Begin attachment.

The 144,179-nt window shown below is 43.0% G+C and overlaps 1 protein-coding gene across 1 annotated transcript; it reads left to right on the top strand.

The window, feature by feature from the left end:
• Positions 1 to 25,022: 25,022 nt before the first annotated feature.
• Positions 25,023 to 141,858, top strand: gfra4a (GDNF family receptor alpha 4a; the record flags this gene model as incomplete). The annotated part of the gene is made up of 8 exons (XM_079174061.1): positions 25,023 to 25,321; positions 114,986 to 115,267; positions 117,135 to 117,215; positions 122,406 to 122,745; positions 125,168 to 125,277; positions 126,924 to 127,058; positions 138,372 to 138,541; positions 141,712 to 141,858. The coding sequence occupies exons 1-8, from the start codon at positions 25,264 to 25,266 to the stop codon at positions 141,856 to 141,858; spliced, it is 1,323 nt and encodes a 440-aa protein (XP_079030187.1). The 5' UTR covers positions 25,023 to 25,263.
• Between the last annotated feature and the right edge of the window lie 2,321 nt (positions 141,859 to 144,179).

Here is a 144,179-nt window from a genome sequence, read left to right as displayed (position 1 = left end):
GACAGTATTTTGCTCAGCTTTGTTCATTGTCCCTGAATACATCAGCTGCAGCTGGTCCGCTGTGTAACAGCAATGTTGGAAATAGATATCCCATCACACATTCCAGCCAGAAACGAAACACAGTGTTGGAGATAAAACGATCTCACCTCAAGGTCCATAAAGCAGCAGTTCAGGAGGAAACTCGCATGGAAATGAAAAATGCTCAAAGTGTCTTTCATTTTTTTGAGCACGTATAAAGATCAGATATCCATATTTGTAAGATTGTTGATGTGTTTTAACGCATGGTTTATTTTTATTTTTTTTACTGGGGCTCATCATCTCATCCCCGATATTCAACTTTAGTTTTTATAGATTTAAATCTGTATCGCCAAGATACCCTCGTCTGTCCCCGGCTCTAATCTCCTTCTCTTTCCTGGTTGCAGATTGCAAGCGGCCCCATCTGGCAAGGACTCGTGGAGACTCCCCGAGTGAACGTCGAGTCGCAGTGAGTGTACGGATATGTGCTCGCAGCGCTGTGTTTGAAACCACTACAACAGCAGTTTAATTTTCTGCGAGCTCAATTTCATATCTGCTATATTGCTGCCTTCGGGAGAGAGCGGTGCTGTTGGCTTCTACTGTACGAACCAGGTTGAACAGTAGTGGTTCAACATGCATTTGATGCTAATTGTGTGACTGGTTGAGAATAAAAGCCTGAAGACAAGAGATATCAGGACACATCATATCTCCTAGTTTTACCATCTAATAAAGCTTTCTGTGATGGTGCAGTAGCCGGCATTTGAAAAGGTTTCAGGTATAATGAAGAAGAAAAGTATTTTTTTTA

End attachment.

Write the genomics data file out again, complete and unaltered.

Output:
The 144,179-nt window shown below is 43.0% G+C and overlaps 1 protein-coding gene across 1 annotated transcript; it reads left to right on the top strand.

The window, feature by feature from the left end:
• Positions 1 to 25,022: 25,022 nt before the first annotated feature.
• Positions 25,023 to 141,858, top strand: gfra4a (GDNF family receptor alpha 4a; the record flags this gene model as incomplete). The annotated part of the gene is made up of 8 exons (XM_079174061.1): positions 25,023 to 25,321; positions 114,986 to 115,267; positions 117,135 to 117,215; positions 122,406 to 122,745; positions 125,168 to 125,277; positions 126,924 to 127,058; positions 138,372 to 138,541; positions 141,712 to 141,858. The coding sequence occupies exons 1-8, from the start codon at positions 25,264 to 25,266 to the stop codon at positions 141,856 to 141,858; spliced, it is 1,323 nt and encodes a 440-aa protein (XP_079030187.1). The 5' UTR covers positions 25,023 to 25,263.
• Between the last annotated feature and the right edge of the window lie 2,321 nt (positions 141,859 to 144,179).

Here is a 144,179-nt window from a genome sequence, read left to right as displayed (position 1 = left end):
GACAGTATTTTGCTCAGCTTTGTTCATTGTCCCTGAATACATCAGCTGCAGCTGGTCCGCTGTGTAACAGCAATGTTGGAAATAGATATCCCATCACACATTCCAGCCAGAAACGAAACACAGTGTTGGAGATAAAACGATCTCACCTCAAGGTCCATAAAGCAGCAGTTCAGGAGGAAACTCGCATGGAAATGAAAAATGCTCAAAGTGTCTTTCATTTTTTTGAGCACGTATAAAGATCAGATATCCATATTTGTAAGATTGTTGATGTGTTTTAACGCATGGTTTATTTTTATTTTTTTTACTGGGGCTCATCATCTCATCCCCGATATTCAACTTTAGTTTTTATAGATTTAAATCTGTATCGCCAAGATACCCTCGTCTGTCCCCGGCTCTAATCTCCTTCTCTTTCCTGGTTGCAGATTGCAAGCGGCCCCATCTGGCAAGGACTCGTGGAGACTCCCCGAGTGAACGTCGAGTCGCAGTGAGTGTACGGATATGTGCTCGCAGCGCTGTGTTTGAAACCACTACAACAGCAGTTTAATTTTCTGCGAGCTCAATTTCATATCTGCTATATTGCTGCCTTCGGGAGAGAGCGGTGCTGTTGGCTTCTACTGTACGAACCAGGTTGAACAGTAGTGGTTCAACATGCATTTGATGCTAATTGTGTGACTGGTTGAGAATAAAAGCCTGAAGACAAGAGATATCAGGACACATCATATCTCCTAGTTTTACCATCTAATAAAGCTTTCTGTGATGGTGCAGTAGCCGGCATTTGAAAAGGTTTCAGGTATAATGAAGAAGAAAAGTATTTTTTTTA